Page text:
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The Job Interview

Monday, November 23, 2009

By Brad Karsh, President, JobBound

Here's a shocking fact: Recruiting Directors actually want you to do well in an interview. They are not looking to trick you, terrorize you, or make you look bad. Instead, they are looking to make connections with people in order to find terrific candidates.

But for some reason, the Legend of the Evil Recruiting Director lingers. As a result, most people think of the interview as a contest, where the goal is to outguess or bluff the interviewer. In fact, it's really just a conversation, where the most important skills are being relaxed, confident, and honest.

How to think about an interview
An interview is your resume come to life.  Typically you’re interviewing because your resume was impressive enough to merit an in-person discussion.  Now they have the chance to see the real you!

It’s a bit scary, but it shouldn’t be.  Companies want to hire you for who you are, not for who you are trying to be in an interview.  Try to relax and be yourself. 

How to prepare – behavioral interviews
Most companies conduct behavioral interviews – where they are more interested in your skills and behaviors than in talking about the basics of what you did.  In other words, they are looking for the “hows” and the “whys” as opposed to the “whats.” 

What you need to do is take a 360 degree view of everything you’ve done.  Think about why you did it, what you learned, how it helped you grow, and what you might do differently if you had to do it all over again.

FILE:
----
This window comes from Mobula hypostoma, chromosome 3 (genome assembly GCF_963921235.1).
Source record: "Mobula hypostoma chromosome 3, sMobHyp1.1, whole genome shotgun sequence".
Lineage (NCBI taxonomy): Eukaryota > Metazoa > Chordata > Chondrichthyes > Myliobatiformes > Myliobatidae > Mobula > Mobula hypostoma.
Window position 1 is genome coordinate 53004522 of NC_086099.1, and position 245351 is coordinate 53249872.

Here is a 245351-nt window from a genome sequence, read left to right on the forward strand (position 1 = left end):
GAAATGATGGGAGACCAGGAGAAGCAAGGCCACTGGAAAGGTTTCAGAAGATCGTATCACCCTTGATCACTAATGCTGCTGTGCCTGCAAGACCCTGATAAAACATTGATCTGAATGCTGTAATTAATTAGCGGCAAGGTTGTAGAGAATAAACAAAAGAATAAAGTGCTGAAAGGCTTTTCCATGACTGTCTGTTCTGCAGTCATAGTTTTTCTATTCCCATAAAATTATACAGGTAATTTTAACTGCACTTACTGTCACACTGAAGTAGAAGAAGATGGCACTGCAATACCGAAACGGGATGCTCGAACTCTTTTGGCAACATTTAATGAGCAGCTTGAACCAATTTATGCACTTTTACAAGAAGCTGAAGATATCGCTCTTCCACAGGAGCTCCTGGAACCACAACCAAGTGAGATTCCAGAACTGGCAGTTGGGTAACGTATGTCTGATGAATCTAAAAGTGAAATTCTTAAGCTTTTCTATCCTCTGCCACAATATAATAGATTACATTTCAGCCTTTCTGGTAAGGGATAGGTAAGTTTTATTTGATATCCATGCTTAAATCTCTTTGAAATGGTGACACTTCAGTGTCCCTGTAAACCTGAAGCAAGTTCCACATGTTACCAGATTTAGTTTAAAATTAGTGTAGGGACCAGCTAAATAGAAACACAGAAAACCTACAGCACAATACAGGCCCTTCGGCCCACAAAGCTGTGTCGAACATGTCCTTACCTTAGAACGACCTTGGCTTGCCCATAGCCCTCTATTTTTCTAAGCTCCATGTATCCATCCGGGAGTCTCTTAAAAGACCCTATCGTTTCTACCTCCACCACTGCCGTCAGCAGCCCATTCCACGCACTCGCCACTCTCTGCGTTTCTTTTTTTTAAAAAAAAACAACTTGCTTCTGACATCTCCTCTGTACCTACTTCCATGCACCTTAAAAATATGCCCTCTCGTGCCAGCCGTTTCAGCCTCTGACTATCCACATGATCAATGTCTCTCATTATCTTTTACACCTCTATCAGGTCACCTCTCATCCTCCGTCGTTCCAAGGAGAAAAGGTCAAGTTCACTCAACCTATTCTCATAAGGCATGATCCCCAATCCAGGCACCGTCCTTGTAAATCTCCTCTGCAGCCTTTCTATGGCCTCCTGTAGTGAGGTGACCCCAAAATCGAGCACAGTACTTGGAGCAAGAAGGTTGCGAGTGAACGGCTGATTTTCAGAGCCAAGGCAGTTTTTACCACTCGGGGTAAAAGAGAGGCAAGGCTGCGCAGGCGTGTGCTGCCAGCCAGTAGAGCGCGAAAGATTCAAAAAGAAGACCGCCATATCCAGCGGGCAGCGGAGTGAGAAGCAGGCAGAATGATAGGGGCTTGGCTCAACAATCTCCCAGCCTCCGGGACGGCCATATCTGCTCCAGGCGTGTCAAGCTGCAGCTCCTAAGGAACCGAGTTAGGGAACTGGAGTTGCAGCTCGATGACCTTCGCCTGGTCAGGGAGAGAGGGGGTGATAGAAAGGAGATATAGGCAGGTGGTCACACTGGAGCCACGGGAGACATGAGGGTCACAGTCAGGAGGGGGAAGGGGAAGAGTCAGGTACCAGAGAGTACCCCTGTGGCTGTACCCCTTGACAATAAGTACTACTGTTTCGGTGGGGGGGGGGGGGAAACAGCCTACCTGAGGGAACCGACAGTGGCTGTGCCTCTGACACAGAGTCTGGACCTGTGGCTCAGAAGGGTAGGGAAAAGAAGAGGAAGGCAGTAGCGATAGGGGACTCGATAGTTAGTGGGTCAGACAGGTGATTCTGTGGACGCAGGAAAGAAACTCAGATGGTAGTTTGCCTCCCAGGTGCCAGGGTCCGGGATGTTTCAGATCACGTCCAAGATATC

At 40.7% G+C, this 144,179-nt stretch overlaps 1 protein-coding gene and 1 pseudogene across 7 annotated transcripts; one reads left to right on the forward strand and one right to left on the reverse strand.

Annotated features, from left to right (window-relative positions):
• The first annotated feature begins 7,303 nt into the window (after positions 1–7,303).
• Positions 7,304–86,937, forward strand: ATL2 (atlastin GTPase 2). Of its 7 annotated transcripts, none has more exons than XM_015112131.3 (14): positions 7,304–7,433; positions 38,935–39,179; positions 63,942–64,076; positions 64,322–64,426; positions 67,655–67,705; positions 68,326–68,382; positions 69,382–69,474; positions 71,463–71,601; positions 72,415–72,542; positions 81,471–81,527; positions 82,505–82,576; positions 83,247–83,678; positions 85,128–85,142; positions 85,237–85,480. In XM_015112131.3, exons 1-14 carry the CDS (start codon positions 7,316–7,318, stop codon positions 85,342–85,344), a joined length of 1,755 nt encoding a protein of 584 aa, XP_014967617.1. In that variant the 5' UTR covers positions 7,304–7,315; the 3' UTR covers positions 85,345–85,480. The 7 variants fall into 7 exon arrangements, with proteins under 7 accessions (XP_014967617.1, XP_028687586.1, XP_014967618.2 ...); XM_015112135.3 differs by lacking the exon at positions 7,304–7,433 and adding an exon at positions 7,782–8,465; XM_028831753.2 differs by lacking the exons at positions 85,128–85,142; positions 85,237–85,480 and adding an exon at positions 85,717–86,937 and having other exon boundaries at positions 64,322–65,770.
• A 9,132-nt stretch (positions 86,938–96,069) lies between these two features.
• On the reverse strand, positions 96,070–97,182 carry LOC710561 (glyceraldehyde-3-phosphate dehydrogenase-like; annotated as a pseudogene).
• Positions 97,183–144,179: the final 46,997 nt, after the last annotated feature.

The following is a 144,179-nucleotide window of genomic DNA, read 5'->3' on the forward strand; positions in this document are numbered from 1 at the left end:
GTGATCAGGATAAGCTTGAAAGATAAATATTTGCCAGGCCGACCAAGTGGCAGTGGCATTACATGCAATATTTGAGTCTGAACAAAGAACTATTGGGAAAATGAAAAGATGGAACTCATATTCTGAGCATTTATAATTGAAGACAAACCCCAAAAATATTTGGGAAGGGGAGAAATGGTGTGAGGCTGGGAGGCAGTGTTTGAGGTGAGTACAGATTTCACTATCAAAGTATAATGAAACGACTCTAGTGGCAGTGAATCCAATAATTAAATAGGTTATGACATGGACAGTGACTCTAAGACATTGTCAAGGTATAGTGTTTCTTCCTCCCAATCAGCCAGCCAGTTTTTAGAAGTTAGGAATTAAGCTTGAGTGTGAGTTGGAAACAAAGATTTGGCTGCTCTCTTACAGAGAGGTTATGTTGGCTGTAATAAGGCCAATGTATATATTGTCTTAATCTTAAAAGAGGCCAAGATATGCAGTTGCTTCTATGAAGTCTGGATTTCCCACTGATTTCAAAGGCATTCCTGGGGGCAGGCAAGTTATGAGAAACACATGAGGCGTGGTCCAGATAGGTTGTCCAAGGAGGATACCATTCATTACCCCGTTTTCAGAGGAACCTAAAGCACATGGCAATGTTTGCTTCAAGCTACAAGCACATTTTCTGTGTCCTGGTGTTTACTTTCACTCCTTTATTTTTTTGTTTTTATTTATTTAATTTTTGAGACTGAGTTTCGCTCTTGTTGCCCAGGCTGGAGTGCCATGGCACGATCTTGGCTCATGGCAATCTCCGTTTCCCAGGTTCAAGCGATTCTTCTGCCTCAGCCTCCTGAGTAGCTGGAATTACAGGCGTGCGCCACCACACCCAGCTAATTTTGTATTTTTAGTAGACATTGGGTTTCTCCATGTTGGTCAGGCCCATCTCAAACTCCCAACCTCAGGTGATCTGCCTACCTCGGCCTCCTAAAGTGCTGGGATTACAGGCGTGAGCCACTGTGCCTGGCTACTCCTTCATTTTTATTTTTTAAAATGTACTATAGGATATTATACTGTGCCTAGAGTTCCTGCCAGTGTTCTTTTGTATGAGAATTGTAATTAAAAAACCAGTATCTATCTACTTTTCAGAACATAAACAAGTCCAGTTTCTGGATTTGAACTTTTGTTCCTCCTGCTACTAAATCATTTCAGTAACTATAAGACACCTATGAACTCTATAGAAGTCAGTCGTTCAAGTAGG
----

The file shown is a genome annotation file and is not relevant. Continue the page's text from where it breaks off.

For instance, let’s say you were President of Young Professionals of Chicago.  Some of the questions you might get could be…

  •     Why did you decide to run for the position?
  •     What were you hoping to accomplish?
  •     What specifically did you accomplish?
  •     How did you work with the rest of the board?
  •     What did you like most?
  •     What did you like least?
  •     What did you learn?
  •     How would you do it differently if you had to do it all over again?

Thinking about these questions probably seems like torture, but you can be almost certain that these types of questions can and will be asked during an interview.  Just being aware of some of this stuff in advance can make your responses much stronger.

Obviously, there are no right or wrong answers to these questions, but you want to make sure you’re coming across as honest, insightful, and strategic in talking about what you’ve done.

That’s going to be the best way to ace an interview.

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